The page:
Gastropod

SHOULD you be roving the Welsh border country this weekend, in search of an amusing and educational way for the whole family to pass a few pleasant hours, you might like to take the Gastropod's Bank Holiday Trip Tip and visit the National Snail Farming Centre and Exhibition at Credenhill, five miles from Hereford on the A480. It is the proud boast of the proprietor, Tony Vaughan, that there is 'nowhere else in the world with such a wide range of snail-related activities'.

Admission to Snail World is a mere pounds 1.50 for adults, pounds 1 for children. The tour begins in a 40ft Portakabin that serves as a combined display centre and lecture theatre, where Mr Vaughan explains the rudiments of snail farming, discussing the breeding, nursery and fattening stages of the cycle. He is particularly informative on the peculiar sex life of snails - a subject that continues to perplex this Gastropod - although demonstrations are difficult to arrange since snails prefer to do it with the lights out.

Trippers can visit a working indoor snail farm and see a breeding herd of plump and succulent Helix aspersa, aka l'escargot anglais, the largest domestic garden snail. Armed with an info-pack, you may wander the Snail Trail and see all 90 species of British land snails in their natural habitat. Marvel at the variety and diversity of wild snails and see if you can spot the four types of hairy snail and the tiny one, shiny brown and almost translucent, that smells garlicky]

After all that excitement, relax in the picnic area and sample half a dozen home- grown snails in one of three proprietary sauces for a paltry pounds 1.20. As you relish them, consider that an estimated four billion snails are consumed in Europe every year. Tony Vaughan may seem eccentric, but snail farming is big business. Working with Alan Gardner, who revolutionised the business by developing an ideal feed for snails and a detergent to clean up after them, Tony acts as a consultant and supplies breeding stock to snail farmers in places as remote as Slovenia.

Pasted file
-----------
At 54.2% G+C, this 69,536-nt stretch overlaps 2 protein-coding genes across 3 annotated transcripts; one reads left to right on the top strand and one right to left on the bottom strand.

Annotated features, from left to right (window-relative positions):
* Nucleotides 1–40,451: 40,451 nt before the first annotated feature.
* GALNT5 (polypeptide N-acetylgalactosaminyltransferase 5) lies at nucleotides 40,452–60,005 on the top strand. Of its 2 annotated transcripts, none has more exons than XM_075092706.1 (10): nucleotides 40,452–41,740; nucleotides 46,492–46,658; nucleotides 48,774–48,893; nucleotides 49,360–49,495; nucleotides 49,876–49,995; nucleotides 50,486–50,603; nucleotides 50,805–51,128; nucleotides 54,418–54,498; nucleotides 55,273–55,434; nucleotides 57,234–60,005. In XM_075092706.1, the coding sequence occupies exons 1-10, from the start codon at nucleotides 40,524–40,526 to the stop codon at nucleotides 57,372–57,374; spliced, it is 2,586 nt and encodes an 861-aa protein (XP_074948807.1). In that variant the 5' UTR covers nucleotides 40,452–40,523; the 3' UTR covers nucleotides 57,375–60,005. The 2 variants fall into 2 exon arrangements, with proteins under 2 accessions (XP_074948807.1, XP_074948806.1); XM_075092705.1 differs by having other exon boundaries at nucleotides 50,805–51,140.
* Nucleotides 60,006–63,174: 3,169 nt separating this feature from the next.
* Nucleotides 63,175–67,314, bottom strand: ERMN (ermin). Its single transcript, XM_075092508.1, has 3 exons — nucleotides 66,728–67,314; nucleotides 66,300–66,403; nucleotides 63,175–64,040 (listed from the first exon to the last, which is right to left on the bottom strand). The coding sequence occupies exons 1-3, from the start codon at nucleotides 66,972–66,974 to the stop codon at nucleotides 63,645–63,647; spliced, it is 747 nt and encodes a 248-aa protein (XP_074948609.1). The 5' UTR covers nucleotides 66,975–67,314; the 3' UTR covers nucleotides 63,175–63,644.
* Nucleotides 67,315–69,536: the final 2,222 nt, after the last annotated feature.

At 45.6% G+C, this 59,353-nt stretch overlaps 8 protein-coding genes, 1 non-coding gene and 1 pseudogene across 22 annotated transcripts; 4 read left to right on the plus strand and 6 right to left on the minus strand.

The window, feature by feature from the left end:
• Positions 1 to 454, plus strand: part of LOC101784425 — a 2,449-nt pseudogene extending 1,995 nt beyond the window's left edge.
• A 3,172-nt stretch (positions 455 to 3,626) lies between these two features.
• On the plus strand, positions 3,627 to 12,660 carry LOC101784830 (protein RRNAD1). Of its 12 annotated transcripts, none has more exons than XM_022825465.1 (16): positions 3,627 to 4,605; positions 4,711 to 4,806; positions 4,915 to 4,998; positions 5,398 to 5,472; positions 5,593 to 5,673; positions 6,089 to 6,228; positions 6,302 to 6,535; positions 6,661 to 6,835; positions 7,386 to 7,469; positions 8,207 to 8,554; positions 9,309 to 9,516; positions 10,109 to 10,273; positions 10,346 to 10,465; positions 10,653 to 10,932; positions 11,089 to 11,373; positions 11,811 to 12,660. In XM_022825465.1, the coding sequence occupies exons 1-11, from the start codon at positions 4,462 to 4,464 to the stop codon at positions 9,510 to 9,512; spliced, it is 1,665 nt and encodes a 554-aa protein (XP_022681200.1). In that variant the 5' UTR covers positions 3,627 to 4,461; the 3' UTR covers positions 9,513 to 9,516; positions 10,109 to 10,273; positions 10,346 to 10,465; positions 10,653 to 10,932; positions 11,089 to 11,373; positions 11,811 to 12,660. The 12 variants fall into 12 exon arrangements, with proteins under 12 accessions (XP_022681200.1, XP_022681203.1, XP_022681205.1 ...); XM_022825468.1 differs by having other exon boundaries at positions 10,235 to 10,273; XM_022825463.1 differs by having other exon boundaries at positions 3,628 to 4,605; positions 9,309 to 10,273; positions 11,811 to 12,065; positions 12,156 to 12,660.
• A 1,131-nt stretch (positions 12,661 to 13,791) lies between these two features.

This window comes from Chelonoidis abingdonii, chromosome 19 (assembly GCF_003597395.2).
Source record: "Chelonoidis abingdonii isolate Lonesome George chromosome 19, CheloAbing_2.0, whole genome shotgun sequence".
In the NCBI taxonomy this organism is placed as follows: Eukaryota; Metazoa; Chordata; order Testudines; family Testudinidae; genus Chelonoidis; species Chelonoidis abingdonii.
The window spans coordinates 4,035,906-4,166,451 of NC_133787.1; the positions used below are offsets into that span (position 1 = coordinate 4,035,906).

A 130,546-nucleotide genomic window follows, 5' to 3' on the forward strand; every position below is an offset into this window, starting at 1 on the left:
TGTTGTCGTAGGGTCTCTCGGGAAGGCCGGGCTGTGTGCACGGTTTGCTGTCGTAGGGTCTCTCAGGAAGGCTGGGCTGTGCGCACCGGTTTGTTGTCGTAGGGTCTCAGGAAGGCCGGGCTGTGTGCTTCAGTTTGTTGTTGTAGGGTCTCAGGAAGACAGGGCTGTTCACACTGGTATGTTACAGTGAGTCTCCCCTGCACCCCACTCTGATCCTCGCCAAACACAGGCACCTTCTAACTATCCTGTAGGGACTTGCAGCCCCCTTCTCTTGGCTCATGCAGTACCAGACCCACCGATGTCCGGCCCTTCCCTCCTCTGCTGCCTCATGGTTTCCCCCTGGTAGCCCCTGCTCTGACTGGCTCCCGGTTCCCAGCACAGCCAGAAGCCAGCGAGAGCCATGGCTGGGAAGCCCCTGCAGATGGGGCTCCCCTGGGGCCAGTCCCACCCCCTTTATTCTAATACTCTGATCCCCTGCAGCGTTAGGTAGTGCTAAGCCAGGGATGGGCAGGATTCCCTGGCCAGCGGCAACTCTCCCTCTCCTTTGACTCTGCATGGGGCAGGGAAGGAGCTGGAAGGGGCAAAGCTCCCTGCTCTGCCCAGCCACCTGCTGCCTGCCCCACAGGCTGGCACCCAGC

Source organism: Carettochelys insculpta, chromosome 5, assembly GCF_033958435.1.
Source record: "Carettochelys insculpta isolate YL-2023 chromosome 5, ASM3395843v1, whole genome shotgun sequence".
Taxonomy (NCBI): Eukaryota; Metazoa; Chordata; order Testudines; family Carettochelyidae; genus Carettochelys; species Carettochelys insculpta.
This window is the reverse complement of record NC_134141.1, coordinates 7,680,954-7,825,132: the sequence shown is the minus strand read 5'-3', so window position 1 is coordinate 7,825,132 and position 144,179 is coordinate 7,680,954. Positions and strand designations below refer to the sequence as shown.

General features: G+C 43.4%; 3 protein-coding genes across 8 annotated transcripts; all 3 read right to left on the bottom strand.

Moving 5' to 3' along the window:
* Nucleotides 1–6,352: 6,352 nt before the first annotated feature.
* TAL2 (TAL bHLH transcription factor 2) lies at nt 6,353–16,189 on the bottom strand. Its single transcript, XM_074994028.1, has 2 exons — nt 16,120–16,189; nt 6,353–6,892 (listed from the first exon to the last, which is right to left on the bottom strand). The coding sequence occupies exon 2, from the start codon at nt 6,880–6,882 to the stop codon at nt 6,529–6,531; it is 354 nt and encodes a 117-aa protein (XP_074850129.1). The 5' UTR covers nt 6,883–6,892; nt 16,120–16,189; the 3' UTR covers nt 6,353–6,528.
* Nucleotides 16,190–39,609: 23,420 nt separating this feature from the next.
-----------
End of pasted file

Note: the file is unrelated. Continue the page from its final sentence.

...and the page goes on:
DINOSAUR pizzas are all very well, and there is even something quite charming about a chocolate biscuit shaped like a brontosaurus, but just when you thought it was safe to go back in the supermarket, a new generation of dino junk-food has hit the shelves. Coming soon to a store near you is Bernard 'Bootiful' Matthews's very own Dinosaurs - The Meal: crumb-coated chunks of turkey in the shapes of stegosaurs, diplodocuses and tyrannosaurs. Follow that with what is referred to in the trade magazine the Grocer as 'fruit-flavoured ambient dairy desserts' made by Dairy Crest, with each pot featuring a dinosaur character developed in conjunction with the Natural History Museum. Wash it all down with Jurassic Juice, new from Coca- Cola & Schweppes Beverages.

THE GASTROPOD'S request for suggestions for flavours to complete Albert Clark's range of English ice- creams drew a truly phenomenal response. It should now be clear to Mr Clark that what the Great British Public wants in the way of ice cream is summer and Christmas pudding flavours, and brown bread. More unusual, prize- winning suggestions included Mrs H Roberts's spotted dick ice-cream and the traditional rice pudding and jam ice- cream dreamt up by Alexandra Long, aged nine.

Among the many methods for making Christmas pudding without suet, Albert selected that outlined by Ray Palmer of Cambridge, whose other suggestions included gooseberry and elderflower syllabub and apple charlotte. Mary Stewart of Bristol came up with the best variations of brown bread ice-cream, including toast and marmalade. The winning recipe for summer pudding ice cream was sent by the improbably named W C Pitprop, who also suggested damson and Atholl brose flavours.

W C turns out to be a Californian living in Sheffield who is nostalgic for the ice- creams of the Bay Area and can't understand why there aren't comparable products on this side of the Atlantic, 'particularly as the dairy products here are infinitely better than at home'. Kathi Kuehn is another expatriate American who, before moving to London four years ago, lived in New England, birthplace of the premium ice- cream business.

So close are several of Kathi's suggestions - rhubard and custard swirl, lemon meringue, vanilla with Maltesers - to the ideas Albert is already working on that he wonders if she has extra sensory perception. Impressed with her methodology, he may offer her a job.

The Gastropod congratulates all the winners, each of whom will receive a Magimix Le Glacier ice-cream machine and a copy of Ices: The Definitive Guide, by Caroline Liddell and Robin Weir.

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